From several demo applications released earlier this year using Insights components to process real time Twitter and Facebook data streams in-combination with Personality Insights and Relationship Extraction modules, you are able to extract meaningful dataviews – allowing you to see users’ sentiments, make assumptions based on the content in their feeds for example on whether they are in a relationship and whether they have children; in-combination with other modules you can even allocate data to specific custom metrics such as brand keywords, language, followers, and area which then quickly allows you to build a detailed 360* view of the user; see their openness, conscientiousness, extraversion, agreeableness, emotional rage, needs, values and their brand specific awareness. The challenge is to create meaningful data reports from raw data and to communicate them with specific API’s such as Bing, Yahoo! and Google to use such data to better target and engage users, by displaying them with relevant content that matches their feeds. No longer will you need to crawl through numerous reports to find the data you need, to then push your creatives manually to your target markets.
Digital retailers such as roztayger.com are already implementing IBM’s Watson technology into their services; using Watson they were able to create a “Designer Match” to analyse your personality through your Facebook and/or Twitter feed to match you to items that may be of deep interest to you, based on your personality extracted from your social media feeds. This is just one Watson module, imagine the possibilities of combining other modules such as IBM’s Visual Recognition to analyse visual content of images and videos to understand content directly without the need for textual description – allow the application to see what makes you, you, not only through text but through visual media; combined with Cognitive Insights you have the possibility to get contextual and relevant observations and predictions about that user – see the differences in their fashion choices throughout the years and predict their future inspirations; invoking such technology to large clothing chains, outlets and retailers could increase not only positive brand outlook, but give retailers more bang for their buck when it comes to advertising. It may be as simple as asking do the users sentiments show a dislike for a certain brand? What trends have they followed throughout the years? Can their interests, personality, and other brand sentiments be used to better analyse your brand targeting and predict their future purchases based on the gathered data?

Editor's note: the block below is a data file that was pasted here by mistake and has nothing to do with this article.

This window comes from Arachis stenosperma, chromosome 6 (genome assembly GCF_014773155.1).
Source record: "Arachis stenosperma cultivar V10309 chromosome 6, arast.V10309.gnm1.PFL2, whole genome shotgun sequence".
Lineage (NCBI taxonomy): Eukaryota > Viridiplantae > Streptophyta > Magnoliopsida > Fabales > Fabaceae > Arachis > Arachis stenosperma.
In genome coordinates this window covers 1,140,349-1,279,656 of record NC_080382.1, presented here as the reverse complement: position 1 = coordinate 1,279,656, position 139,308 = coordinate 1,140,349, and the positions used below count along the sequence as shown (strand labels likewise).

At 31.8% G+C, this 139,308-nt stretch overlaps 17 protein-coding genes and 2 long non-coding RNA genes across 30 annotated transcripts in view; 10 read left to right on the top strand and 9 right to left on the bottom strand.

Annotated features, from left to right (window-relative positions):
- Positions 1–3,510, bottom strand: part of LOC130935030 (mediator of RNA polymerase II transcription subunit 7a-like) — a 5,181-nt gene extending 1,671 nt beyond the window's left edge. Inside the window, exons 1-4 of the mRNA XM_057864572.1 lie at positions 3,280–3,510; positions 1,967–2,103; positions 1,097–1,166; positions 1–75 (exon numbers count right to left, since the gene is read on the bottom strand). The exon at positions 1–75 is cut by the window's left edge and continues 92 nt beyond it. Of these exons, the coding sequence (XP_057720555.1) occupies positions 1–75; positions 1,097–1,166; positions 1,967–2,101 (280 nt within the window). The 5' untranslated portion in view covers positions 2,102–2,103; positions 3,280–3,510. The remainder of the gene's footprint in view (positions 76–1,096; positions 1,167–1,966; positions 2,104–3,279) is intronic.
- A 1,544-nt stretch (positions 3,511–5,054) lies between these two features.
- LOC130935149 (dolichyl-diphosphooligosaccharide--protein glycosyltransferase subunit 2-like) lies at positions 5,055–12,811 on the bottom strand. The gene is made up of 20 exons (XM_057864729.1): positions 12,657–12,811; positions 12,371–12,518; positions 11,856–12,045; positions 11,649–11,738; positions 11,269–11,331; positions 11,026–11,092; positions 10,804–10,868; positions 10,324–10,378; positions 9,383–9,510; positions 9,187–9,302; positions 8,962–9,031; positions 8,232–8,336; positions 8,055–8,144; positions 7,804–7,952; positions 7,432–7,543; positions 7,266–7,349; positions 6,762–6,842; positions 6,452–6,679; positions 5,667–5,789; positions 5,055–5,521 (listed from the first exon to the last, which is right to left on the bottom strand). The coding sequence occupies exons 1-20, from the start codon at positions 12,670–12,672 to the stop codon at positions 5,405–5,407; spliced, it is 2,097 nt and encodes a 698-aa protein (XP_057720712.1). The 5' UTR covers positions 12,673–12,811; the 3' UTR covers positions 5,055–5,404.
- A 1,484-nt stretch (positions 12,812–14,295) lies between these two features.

If yes, let your IBM application communicate with an advertisers API to promote and increase bidding for relevant ads using your tailored dataviews – does the user show negative sentiments towards a certain brand, are they millennials or gen x? Promote your creatives with relevancy to the user and target them through meaningful channels with meaningful content relatable to them and their past, present and predictable future sentiments.
Could IBM lead the future of digital marketing? And will you, as a potential advertiser adapt and accept the way we run and see marketing?